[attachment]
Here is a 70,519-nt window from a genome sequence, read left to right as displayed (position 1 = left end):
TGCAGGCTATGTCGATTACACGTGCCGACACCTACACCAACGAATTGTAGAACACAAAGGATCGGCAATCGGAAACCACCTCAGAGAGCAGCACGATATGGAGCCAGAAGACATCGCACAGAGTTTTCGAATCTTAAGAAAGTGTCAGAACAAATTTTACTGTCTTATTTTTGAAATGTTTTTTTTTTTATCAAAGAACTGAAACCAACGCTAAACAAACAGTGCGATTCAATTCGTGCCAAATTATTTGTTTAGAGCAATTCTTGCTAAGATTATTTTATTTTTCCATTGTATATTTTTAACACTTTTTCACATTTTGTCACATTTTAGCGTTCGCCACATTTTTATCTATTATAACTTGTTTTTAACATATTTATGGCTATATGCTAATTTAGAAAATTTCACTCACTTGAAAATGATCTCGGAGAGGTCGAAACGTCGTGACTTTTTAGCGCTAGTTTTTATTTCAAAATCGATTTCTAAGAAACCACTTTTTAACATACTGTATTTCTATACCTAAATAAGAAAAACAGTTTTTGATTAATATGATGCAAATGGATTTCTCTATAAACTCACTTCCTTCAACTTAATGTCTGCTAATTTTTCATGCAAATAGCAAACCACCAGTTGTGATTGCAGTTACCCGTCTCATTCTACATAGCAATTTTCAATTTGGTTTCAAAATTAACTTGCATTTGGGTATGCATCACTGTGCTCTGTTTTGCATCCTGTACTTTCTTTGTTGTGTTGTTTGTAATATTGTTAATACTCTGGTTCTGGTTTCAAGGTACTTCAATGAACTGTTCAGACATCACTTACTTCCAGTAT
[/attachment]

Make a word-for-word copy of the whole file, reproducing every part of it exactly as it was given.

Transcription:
Here is a 70,519-nt window from a genome sequence, read left to right as displayed (position 1 = left end):
TGCAGGCTATGTCGATTACACGTGCCGACACCTACACCAACGAATTGTAGAACACAAAGGATCGGCAATCGGAAACCACCTCAGAGAGCAGCACGATATGGAGCCAGAAGACATCGCACAGAGTTTTCGAATCTTAAGAAAGTGTCAGAACAAATTTTACTGTCTTATTTTTGAAATGTTTTTTTTTTTATCAAAGAACTGAAACCAACGCTAAACAAACAGTGCGATTCAATTCGTGCCAAATTATTTGTTTAGAGCAATTCTTGCTAAGATTATTTTATTTTTCCATTGTATATTTTTAACACTTTTTCACATTTTGTCACATTTTAGCGTTCGCCACATTTTTATCTATTATAACTTGTTTTTAACATATTTATGGCTATATGCTAATTTAGAAAATTTCACTCACTTGAAAATGATCTCGGAGAGGTCGAAACGTCGTGACTTTTTAGCGCTAGTTTTTATTTCAAAATCGATTTCTAAGAAACCACTTTTTAACATACTGTATTTCTATACCTAAATAAGAAAAACAGTTTTTGATTAATATGATGCAAATGGATTTCTCTATAAACTCACTTCCTTCAACTTAATGTCTGCTAATTTTTCATGCAAATAGCAAACCACCAGTTGTGATTGCAGTTACCCGTCTCATTCTACATAGCAATTTTCAATTTGGTTTCAAAATTAACTTGCATTTGGGTATGCATCACTGTGCTCTGTTTTGCATCCTGTACTTTCTTTGTTGTGTTGTTTGTAATATTGTTAATACTCTGGTTCTGGTTTCAAGGTACTTCAATGAACTGTTCAGACATCACTTACTTCCAGTAT